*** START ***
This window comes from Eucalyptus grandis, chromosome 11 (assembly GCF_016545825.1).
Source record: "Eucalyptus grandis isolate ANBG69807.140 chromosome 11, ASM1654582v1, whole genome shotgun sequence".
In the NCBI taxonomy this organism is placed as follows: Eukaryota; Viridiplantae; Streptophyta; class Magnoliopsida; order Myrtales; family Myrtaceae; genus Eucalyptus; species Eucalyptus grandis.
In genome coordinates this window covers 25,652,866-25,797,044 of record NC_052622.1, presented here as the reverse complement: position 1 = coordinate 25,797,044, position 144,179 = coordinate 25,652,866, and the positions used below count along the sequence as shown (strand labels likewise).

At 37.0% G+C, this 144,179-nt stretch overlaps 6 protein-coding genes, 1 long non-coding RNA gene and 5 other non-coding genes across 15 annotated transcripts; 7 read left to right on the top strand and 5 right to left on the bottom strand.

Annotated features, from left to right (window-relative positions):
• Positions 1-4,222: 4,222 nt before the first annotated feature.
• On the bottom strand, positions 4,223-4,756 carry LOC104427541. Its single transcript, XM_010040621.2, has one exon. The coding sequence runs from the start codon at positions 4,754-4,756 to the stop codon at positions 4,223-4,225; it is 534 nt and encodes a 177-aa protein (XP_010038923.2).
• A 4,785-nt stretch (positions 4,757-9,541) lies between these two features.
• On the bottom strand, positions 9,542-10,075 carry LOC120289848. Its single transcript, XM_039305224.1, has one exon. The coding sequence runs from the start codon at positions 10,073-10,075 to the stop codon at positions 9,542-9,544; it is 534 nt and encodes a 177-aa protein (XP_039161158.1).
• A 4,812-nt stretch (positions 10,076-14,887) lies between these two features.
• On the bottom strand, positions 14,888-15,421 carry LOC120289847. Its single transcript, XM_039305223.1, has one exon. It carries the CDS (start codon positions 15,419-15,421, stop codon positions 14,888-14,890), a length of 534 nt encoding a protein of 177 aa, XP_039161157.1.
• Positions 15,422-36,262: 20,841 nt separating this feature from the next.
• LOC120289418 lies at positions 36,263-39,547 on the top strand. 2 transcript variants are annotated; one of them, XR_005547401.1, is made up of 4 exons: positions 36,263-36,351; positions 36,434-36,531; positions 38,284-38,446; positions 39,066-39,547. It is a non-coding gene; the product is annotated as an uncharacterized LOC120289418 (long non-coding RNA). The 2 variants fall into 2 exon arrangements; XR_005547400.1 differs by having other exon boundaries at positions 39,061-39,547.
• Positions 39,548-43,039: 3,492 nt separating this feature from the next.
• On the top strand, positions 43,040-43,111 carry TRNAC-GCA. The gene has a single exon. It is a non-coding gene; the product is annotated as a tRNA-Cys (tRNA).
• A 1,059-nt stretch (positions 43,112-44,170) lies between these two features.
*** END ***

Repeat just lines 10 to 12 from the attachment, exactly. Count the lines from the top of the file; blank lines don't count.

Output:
• On the bottom strand, positions 9,542-10,075 carry LOC120289848. Its single transcript, XM_039305224.1, has one exon. The coding sequence runs from the start codon at positions 10,073-10,075 to the stop codon at positions 9,542-9,544; it is 534 nt and encodes a 177-aa protein (XP_039161158.1).
• A 4,812-nt stretch (positions 10,076-14,887) lies between these two features.
• On the bottom strand, positions 14,888-15,421 carry LOC120289847. Its single transcript, XM_039305223.1, has one exon. It carries the CDS (start codon positions 15,419-15,421, stop codon positions 14,888-14,890), a length of 534 nt encoding a protein of 177 aa, XP_039161157.1.